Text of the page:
Kids “Hack the ROM”

Through a joint ROM-Ubisoft partnership, students participate in fully playable video games—all rooted in Indigenous knowledge.

A blocky Minecraft-like person tears through a spooky moonlit forest. Behind them, a giant, yellow-eyed monster gives chase. All seems hopeless until the person comes across… a pair of moccasins. This footwear, an in-game pop-up screen explains, isn’t just a power-up—it’s a shoe, “often made of deer skin,” worn by Indigenous Peoples. The blocky person dons the moccasins, then runs through the darkened woods, the monster not far behind.

This is Rez Dog!, a game created and coded by Jenna, a middle-school student from Bkejwanong Kinomaagewgamig in Walpole Island First Nation. She is one of “nearly 350 students from nine schools” who participated in the most recent iteration of Hack the ROM, a program in which students across Ontario create their very own video games inspired by Indigenous cultural belongings held at the Museum.

Over three months, students worked with mentors from Ubisoft Toronto, as well as Indigenous Museum Educators and Makerspace Technicians at ROM, to code fully playable games threaded with Indigenous knowledge, from the utility of tikinagans to the sacredness of strawberries.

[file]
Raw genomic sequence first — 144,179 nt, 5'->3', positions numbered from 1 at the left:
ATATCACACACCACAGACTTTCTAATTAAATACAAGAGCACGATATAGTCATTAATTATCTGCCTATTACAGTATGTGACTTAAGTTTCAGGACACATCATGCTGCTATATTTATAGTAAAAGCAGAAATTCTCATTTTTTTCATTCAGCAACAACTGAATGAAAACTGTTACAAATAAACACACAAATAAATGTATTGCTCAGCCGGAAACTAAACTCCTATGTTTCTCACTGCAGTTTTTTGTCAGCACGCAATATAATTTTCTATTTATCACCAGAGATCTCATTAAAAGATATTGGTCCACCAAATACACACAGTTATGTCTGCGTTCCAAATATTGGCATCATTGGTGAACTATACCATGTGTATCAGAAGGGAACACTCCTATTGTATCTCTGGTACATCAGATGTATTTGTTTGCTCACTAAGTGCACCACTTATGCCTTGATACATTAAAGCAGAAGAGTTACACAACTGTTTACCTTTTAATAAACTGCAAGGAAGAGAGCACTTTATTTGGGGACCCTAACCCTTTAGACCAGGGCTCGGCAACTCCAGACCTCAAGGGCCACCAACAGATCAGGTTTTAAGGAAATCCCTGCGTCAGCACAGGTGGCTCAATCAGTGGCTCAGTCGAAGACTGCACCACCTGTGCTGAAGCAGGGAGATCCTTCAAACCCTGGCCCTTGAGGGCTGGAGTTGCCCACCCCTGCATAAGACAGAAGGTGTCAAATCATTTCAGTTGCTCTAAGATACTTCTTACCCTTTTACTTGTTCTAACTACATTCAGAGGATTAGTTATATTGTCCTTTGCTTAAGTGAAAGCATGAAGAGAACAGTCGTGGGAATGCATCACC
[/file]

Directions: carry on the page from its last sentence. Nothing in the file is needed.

The coding, as many kids are quick to tell you, isn’t easy. Jenna, for example, lamented that “Nothing ever worked.” While another student described coding as “torture.” But from those frustrations came deep satisfaction as students solved seemingly intractable problems, while growing their knowledge of Indigenous worldviews. And on June 11, the day of the big showcase at Ubisoft Toronto, when Jenna and more than 150 students shared their games with each other, their sense of collective pride was undeniable.

That was especially true for Michael Pilatzkie, a level designer at Ubisoft Toronto and Hack the ROM mentor. “Days like this are definitely the most rewarding,” he said. “The way that their excitement just spills over, their eyes light up, and they get to show off this thing that they created to people who do this for a living.”

Equally important, Pilatzkie said, is the inclusion of Indigenous learning in the games. “I am Indigenous person myself, and I don’t see a lot of representation around the industry.” Therefore, not only was Hack the ROM cultivating the next generation of game developers, it was teaching them the value of Indigenous knowledge—something “really special and close to [his] heart.”